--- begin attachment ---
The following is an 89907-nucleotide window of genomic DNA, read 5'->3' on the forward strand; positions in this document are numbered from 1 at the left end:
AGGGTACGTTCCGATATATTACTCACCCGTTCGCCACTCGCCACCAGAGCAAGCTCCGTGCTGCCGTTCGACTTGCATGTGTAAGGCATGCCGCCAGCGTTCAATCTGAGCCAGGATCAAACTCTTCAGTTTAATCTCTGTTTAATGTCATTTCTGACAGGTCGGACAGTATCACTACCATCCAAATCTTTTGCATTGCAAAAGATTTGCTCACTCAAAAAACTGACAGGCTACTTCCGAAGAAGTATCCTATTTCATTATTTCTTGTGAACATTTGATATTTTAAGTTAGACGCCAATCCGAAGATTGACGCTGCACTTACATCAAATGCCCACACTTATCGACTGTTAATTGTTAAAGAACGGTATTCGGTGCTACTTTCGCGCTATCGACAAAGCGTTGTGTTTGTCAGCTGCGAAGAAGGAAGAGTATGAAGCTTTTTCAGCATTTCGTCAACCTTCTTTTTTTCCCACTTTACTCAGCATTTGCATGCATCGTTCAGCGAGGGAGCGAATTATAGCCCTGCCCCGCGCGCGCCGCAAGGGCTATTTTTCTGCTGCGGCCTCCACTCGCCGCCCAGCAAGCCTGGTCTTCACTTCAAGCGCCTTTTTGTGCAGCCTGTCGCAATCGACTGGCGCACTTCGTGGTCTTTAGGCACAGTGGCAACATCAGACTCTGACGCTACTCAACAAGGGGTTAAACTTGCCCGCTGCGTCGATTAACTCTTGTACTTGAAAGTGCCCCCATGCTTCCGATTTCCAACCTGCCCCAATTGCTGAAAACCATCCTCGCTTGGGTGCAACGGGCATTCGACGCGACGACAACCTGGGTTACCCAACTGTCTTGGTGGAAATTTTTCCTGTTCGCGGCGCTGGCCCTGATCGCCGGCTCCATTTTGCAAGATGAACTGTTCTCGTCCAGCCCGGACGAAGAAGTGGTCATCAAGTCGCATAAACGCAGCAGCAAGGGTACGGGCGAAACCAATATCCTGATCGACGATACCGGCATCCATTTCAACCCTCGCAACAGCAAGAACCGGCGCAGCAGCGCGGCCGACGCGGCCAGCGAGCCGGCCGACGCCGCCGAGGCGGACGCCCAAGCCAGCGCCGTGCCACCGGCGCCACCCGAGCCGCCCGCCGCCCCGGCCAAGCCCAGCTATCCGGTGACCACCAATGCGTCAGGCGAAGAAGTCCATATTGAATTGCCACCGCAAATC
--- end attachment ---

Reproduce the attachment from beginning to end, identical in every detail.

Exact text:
The following is an 89907-nucleotide window of genomic DNA, read 5'->3' on the forward strand; positions in this document are numbered from 1 at the left end:
AGGGTACGTTCCGATATATTACTCACCCGTTCGCCACTCGCCACCAGAGCAAGCTCCGTGCTGCCGTTCGACTTGCATGTGTAAGGCATGCCGCCAGCGTTCAATCTGAGCCAGGATCAAACTCTTCAGTTTAATCTCTGTTTAATGTCATTTCTGACAGGTCGGACAGTATCACTACCATCCAAATCTTTTGCATTGCAAAAGATTTGCTCACTCAAAAAACTGACAGGCTACTTCCGAAGAAGTATCCTATTTCATTATTTCTTGTGAACATTTGATATTTTAAGTTAGACGCCAATCCGAAGATTGACGCTGCACTTACATCAAATGCCCACACTTATCGACTGTTAATTGTTAAAGAACGGTATTCGGTGCTACTTTCGCGCTATCGACAAAGCGTTGTGTTTGTCAGCTGCGAAGAAGGAAGAGTATGAAGCTTTTTCAGCATTTCGTCAACCTTCTTTTTTTCCCACTTTACTCAGCATTTGCATGCATCGTTCAGCGAGGGAGCGAATTATAGCCCTGCCCCGCGCGCGCCGCAAGGGCTATTTTTCTGCTGCGGCCTCCACTCGCCGCCCAGCAAGCCTGGTCTTCACTTCAAGCGCCTTTTTGTGCAGCCTGTCGCAATCGACTGGCGCACTTCGTGGTCTTTAGGCACAGTGGCAACATCAGACTCTGACGCTACTCAACAAGGGGTTAAACTTGCCCGCTGCGTCGATTAACTCTTGTACTTGAAAGTGCCCCCATGCTTCCGATTTCCAACCTGCCCCAATTGCTGAAAACCATCCTCGCTTGGGTGCAACGGGCATTCGACGCGACGACAACCTGGGTTACCCAACTGTCTTGGTGGAAATTTTTCCTGTTCGCGGCGCTGGCCCTGATCGCCGGCTCCATTTTGCAAGATGAACTGTTCTCGTCCAGCCCGGACGAAGAAGTGGTCATCAAGTCGCATAAACGCAGCAGCAAGGGTACGGGCGAAACCAATATCCTGATCGACGATACCGGCATCCATTTCAACCCTCGCAACAGCAAGAACCGGCGCAGCAGCGCGGCCGACGCGGCCAGCGAGCCGGCCGACGCCGCCGAGGCGGACGCCCAAGCCAGCGCCGTGCCACCGGCGCCACCCGAGCCGCCCGCCGCCCCGGCCAAGCCCAGCTATCCGGTGACCACCAATGCGTCAGGCGAAGAAGTCCATATTGAATTGCCACCGCAAATC